WARE: Well, put it this way, this is the way I define it. It's that anyone who still remains in doubt about whether this is civil war or not is suffering from the luxury of distance.
You stand here on these streets, you take shelter in these families' homes. You dare to go out and try to go to work or, indeed, shop at a marketplace and you will know that this is civil war.
There are already signs of what technically could be declared ethnic cleansing. The United Nations says entire neighborhoods are being disrupted to various degrees. Communities being split. I mean, we have areas that people of one sect cannot enter for fear of immediate execution by another sect.
You drive in a minibus on your way to work. Suddenly, there's a checkpoint. If you're of the wrong faith, you are dead.
There's literally defensive fighting positions now built in some of these suburbs. And the Sadr City quarter of Baghdad, the Shia domain, where as much as half of the population lives, is essentially now a garrison, servicing outlying Shia militia outposts as it wages its retaliatory strikes for the deadly multiple car bombing on Thanksgiving Day, which saw 200 innocents slain in the streets of Sadr City.
If that's not civil war, if we don't have two sides of a nation going face to face, then, honestly, I don't know what is, Kyra.
On the November 24 edition of Lou Dobbs Tonight, Ware reported that "for the people living on the streets, for Iraqis in their homes, if this is not civil war, or a form of it, then they do not want to see what one really looks like," adding:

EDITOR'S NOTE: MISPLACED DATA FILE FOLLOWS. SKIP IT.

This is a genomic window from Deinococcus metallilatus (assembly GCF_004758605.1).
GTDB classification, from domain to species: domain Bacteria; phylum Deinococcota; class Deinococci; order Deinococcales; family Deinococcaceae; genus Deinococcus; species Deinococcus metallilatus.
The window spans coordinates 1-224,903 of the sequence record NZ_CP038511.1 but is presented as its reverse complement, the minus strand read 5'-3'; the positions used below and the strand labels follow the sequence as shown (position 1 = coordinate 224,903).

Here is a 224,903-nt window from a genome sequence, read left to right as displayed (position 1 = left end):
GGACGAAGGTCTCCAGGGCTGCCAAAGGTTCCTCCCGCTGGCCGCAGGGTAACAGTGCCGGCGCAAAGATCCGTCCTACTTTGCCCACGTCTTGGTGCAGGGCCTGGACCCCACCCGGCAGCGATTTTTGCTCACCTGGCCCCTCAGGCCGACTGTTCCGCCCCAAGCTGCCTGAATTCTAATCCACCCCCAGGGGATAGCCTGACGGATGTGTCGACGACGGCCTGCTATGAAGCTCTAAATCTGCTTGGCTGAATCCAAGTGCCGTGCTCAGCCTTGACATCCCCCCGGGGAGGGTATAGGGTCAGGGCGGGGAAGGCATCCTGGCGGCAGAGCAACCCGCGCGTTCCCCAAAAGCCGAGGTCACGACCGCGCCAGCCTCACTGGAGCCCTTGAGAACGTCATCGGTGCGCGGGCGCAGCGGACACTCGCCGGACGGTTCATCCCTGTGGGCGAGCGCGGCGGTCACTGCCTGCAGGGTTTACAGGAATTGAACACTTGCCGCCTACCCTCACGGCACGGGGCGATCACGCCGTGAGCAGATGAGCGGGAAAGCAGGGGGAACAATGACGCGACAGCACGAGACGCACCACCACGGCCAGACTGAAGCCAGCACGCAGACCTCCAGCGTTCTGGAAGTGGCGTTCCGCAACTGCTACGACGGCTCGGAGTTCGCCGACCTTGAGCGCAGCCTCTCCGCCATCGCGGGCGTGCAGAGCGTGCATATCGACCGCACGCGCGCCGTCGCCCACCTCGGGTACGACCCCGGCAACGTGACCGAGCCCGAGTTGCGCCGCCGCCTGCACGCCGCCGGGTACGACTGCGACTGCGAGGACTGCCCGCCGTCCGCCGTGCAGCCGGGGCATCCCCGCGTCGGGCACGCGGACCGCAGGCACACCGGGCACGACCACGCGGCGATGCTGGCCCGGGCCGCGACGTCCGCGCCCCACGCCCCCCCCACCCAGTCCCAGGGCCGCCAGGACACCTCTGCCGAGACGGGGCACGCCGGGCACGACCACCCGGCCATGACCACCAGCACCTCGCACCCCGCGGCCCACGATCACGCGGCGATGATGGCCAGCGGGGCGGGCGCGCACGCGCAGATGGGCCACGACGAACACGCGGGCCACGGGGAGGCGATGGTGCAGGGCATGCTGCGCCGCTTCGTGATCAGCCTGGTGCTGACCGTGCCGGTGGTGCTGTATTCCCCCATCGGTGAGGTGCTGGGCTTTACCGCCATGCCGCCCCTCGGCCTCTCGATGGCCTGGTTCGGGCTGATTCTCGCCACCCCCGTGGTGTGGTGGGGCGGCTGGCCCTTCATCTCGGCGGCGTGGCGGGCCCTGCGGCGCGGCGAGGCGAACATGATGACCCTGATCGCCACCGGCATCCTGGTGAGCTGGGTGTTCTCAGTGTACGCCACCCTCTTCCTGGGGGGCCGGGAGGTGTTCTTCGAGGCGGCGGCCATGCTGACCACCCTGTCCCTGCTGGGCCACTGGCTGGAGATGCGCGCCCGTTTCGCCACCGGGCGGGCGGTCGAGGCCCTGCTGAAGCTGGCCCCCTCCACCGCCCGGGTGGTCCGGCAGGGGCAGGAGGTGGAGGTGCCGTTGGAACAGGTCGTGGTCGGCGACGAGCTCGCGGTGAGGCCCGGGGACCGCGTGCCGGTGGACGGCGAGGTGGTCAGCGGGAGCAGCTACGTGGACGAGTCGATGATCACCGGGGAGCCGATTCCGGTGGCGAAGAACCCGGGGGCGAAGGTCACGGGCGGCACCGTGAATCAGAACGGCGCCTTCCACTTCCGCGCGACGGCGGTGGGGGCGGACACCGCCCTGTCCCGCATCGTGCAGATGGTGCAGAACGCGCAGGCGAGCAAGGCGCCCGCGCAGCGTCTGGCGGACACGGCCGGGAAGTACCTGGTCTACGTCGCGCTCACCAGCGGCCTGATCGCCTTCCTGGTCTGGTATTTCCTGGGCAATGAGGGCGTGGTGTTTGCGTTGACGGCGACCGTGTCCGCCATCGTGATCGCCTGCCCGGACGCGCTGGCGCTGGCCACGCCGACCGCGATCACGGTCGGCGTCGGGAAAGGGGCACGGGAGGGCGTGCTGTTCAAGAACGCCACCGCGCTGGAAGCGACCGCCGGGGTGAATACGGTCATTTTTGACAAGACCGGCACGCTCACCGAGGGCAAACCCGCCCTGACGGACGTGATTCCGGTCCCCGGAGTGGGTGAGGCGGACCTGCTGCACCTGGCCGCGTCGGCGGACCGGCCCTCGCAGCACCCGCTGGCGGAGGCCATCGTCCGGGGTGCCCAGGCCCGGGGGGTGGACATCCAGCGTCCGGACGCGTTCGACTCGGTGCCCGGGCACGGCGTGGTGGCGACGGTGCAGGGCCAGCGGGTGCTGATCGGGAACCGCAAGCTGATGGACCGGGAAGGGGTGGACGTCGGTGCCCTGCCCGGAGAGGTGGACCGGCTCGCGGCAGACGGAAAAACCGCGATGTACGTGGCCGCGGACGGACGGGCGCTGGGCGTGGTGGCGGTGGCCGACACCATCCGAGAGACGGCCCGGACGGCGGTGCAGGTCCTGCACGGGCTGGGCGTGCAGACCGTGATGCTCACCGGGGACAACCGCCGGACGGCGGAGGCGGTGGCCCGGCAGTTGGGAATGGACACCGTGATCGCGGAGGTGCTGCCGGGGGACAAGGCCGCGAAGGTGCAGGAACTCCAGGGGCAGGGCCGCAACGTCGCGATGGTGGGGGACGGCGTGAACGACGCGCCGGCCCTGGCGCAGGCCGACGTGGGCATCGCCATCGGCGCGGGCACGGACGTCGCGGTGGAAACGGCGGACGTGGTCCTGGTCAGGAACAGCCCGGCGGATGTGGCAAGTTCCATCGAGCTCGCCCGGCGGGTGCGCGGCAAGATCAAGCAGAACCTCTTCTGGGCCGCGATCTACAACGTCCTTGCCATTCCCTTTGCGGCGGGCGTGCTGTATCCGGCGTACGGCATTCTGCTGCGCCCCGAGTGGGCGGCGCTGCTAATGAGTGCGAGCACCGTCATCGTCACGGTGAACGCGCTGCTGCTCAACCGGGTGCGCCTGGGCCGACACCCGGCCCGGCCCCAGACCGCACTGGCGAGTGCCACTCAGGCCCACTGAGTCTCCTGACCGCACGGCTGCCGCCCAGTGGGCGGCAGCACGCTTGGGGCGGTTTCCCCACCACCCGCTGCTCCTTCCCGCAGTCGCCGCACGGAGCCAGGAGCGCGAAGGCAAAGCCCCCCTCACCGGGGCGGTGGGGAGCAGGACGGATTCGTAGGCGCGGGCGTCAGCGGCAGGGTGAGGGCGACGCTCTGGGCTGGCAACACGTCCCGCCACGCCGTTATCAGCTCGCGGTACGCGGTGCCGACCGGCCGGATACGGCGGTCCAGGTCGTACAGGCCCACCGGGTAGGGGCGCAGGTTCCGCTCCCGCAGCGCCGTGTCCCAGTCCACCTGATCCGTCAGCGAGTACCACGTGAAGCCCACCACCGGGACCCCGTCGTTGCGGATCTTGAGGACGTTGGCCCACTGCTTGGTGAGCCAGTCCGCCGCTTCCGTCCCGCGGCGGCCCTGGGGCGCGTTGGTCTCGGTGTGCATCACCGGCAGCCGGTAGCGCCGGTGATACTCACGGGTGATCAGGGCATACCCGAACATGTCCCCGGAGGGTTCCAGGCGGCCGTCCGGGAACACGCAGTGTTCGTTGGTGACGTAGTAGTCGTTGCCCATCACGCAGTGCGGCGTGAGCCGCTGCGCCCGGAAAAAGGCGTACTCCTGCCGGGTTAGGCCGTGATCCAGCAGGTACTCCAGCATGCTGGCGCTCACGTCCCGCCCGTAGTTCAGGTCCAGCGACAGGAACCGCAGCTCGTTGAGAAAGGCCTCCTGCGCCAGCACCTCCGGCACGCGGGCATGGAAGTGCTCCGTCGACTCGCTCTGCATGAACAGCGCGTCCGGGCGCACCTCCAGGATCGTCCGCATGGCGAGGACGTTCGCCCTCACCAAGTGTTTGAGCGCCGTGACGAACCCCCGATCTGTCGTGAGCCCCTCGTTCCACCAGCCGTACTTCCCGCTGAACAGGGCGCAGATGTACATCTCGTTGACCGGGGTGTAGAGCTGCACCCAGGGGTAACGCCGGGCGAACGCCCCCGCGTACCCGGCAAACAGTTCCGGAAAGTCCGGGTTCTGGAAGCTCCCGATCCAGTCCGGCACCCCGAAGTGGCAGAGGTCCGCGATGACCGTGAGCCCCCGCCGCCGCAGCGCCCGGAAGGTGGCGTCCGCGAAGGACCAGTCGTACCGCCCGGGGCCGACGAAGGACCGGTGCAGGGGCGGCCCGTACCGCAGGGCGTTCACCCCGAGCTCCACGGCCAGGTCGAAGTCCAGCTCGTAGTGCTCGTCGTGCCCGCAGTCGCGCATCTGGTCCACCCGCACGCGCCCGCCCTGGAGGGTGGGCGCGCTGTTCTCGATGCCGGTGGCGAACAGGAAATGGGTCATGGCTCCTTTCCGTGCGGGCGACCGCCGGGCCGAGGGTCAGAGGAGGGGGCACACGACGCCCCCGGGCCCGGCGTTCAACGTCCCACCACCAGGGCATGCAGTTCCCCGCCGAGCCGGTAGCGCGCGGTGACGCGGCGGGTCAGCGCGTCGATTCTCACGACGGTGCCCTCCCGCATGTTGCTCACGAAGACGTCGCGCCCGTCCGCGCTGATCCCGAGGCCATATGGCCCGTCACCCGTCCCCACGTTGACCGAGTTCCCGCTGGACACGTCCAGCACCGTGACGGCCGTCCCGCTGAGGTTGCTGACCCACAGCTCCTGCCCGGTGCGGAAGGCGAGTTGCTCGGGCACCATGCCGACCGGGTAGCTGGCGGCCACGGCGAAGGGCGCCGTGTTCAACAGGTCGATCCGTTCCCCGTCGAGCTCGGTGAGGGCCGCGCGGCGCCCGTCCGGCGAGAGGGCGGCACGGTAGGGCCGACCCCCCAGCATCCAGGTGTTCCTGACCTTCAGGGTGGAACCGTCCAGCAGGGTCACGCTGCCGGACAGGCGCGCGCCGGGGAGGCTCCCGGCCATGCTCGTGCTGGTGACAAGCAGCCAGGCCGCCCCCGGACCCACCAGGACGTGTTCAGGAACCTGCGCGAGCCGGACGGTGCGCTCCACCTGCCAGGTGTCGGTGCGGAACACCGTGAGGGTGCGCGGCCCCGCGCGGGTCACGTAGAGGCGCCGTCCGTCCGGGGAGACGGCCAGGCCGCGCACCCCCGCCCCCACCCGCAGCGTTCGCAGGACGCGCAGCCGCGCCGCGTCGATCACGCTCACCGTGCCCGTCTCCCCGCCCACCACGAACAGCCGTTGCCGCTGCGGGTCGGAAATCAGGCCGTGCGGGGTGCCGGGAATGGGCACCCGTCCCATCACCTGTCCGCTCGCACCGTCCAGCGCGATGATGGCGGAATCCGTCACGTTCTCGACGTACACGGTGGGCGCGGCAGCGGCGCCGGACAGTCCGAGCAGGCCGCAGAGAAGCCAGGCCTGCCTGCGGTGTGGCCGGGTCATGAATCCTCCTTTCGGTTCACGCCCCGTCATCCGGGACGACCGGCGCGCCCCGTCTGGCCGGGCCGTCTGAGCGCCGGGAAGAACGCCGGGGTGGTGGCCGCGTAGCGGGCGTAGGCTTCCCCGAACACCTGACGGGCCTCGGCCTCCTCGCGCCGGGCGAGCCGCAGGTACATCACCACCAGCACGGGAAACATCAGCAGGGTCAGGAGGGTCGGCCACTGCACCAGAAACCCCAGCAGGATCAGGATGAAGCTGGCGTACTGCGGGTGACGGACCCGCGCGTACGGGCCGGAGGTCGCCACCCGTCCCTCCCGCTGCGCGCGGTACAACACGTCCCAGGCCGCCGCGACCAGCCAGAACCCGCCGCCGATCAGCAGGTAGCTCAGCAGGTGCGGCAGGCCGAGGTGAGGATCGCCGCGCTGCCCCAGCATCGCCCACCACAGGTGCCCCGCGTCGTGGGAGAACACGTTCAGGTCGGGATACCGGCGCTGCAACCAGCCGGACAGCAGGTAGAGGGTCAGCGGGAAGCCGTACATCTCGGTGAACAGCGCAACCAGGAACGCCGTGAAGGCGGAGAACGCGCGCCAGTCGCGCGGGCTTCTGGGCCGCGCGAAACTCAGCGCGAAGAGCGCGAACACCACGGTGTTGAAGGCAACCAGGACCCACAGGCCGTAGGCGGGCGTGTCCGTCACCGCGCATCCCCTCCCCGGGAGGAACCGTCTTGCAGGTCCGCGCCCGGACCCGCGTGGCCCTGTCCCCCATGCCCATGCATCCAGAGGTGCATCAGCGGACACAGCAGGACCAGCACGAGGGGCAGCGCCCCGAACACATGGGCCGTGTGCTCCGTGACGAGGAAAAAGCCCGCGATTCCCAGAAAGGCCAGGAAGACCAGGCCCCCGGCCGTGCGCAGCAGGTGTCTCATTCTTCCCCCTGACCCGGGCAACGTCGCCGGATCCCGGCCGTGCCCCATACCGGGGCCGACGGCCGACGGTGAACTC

WARE: I mean, if this is not civil war, where there is, on average, 40 to 50 tortured, mutilated, executed bodies showing up on the capital streets each morning, where we have thousands of unaccounted for dead bodies mounting up every month, and where the list of those who have simply disappeared for the sake of the fact that they have the wrong name, a name that is either Sunni or Shia, so much so that we have people getting dual identity cards, where parents cannot send their children to school, because they have to cross a sectarian line, then, goodness me, I don't want to see what a civil war looks like either if this isn't one.
On the November 21 edition of Anderson Cooper 360, Ware responded to guest host John Roberts' question about whether the Iraqi government could limit Iran and Syria's influence on the conflict, saying: "Well, they could do that, and that would curb the limit of their involvement, but the fact is that the civil war here in Iraq, that stemmed from those circumstances under the American occupation, now has its own momentum."
Ware's CNN colleagues, however, have not wholly embraced his assessment of the conflict. As Think Progress noted, on the November 27 edition of CNN's American Morning, correspondent Bob Franken reported that "President Bush is focused on what can be done in Iraq without leaving behind a country consumed by sectarian war." On the November 27 edition of Anderson Cooper 360, host Anderson Cooper noted: "An extraordinary meeting took place in Tehran today, a meeting that might symbolize the Middle East shifting political landscape in the wake of the sectarian violence that has engulfed Iraq." On the November 24 edition of CNN's The Situation Room, White House correspondent Suzanne Malveaux reported that there are "growing doubts about [Iraqi prime minister Nuri Kamal al-] Maliki's ability to prevent his country from deteriorating into civil war," while guest host John King reported that there are "fears of an all-out civil war," and that there is "surging sectarian violence in Iraq, with U.S. forces caught in the middle."